"I'm not scared of him. But to think I could be walking down the street and see him walking towards me, that's horrendous. That's scary. I don't know how I'm going to cope now he is out.
"I haven't had a chance to think about what it's going to be like when I'm out, especially when I'm out on my own.
"He could be outside. He's a sexual psychopath and they've let him out. They don't know what he's going to do."
Yesterday Barbara Ashworth, mother of victim Dawn Ashworth who was raped and murdered by Pitchfork, said: "Well it was on the books that he was going to be released, but I don't think he should be breathing the same air as us.
"It goes without saying that life should have meant life in his case, because he said he was guilty of the offences, the murders of both the girls and he did a lot more besides."
Asked if she was surprised Pitchfork had become eligible for release, Ms Ashworth said: "Yes, I think so. They did say that if it had been done today he wouldn't have been let out.
"But that doesn't excuse anything. I don't have my daughter back or any of the hopes and dreams that she had in her life.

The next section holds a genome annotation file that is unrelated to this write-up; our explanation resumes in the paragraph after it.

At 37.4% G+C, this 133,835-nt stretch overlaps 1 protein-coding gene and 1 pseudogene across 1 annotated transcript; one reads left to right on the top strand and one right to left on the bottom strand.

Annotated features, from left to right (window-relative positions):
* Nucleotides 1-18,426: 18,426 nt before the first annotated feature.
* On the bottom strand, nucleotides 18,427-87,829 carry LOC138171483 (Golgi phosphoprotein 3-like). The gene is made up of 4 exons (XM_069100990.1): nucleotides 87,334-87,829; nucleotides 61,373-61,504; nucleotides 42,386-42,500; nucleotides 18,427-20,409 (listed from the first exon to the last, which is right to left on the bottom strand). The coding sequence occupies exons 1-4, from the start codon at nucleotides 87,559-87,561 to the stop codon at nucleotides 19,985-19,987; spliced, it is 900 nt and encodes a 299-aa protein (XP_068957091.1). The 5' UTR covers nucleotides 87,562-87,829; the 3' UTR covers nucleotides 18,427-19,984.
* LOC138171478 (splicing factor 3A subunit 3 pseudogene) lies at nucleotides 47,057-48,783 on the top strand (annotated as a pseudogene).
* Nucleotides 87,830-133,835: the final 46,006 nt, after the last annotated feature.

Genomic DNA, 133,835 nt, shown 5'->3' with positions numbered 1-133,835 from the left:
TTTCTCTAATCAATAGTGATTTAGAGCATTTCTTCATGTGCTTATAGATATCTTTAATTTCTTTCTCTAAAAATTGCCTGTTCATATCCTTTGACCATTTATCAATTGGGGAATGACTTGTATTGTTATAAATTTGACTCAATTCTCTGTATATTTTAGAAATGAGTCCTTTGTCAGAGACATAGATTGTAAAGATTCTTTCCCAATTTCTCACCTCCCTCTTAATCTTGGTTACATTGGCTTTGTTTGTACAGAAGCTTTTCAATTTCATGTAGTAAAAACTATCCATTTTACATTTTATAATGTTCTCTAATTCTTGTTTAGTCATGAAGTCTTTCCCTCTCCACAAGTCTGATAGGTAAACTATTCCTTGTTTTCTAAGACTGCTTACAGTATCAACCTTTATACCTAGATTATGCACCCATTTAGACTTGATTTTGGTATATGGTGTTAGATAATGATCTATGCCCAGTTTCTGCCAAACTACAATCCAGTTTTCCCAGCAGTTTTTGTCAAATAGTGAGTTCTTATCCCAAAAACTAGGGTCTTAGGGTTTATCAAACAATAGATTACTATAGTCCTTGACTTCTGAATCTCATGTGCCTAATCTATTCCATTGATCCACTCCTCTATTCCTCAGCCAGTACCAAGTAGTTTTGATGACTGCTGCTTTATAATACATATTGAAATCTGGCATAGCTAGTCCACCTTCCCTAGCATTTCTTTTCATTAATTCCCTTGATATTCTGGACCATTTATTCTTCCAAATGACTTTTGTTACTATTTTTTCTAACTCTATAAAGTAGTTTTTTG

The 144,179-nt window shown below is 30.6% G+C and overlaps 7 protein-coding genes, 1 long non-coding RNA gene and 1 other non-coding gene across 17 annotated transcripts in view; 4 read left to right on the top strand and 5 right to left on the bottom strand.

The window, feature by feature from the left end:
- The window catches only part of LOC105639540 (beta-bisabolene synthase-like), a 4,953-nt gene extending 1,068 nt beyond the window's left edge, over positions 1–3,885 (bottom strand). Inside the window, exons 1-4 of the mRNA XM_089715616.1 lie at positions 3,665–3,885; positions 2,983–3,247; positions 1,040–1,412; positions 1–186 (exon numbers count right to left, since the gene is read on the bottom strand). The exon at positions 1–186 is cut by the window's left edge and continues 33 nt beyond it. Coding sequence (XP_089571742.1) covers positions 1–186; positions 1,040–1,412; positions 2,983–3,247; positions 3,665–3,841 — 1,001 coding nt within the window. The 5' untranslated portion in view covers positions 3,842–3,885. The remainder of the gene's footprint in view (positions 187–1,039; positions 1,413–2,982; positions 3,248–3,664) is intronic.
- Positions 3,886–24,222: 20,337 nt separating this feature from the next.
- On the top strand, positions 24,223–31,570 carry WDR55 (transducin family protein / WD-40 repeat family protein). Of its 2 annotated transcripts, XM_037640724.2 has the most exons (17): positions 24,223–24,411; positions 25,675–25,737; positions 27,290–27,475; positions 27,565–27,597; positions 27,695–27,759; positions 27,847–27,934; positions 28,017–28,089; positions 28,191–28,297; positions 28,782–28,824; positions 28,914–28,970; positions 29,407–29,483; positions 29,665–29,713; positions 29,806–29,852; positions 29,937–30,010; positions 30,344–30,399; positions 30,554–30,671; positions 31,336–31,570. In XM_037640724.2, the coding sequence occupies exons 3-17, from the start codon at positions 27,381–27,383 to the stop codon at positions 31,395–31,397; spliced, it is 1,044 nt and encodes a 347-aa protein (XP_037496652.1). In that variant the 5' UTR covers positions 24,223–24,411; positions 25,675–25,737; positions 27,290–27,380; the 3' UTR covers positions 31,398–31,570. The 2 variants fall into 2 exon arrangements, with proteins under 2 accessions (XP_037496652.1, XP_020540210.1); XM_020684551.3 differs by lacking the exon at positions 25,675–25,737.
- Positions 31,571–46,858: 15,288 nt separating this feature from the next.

"She was my only daughter and you live your life through them and their future – but that was taken away."
The double killer will have to wear an electronic tag, face restrictions on using the internet and be banned from going near relatives of his victims.
His life licence conditions mean he can be recalled for the slightest breach, and he will also be placed on the sex offenders register
Safeguarding Minister Victoria Atkins MP said: "With any offender of the nature, murderer and rapist, there is a very very strong regime of controls put around that person that once they leave prison.
"There will be very very strong routines, including the police put in place around any person with that background.
"It's absolutely critical that anyone with those convictions are monitored. If they break rules, measures can be taken."
But even with stringent controls in place, Ms Ashworth said she will "never put [Pitchfork's release] out of my mind".
'I'M NOT LIVING, JUST EXISTING'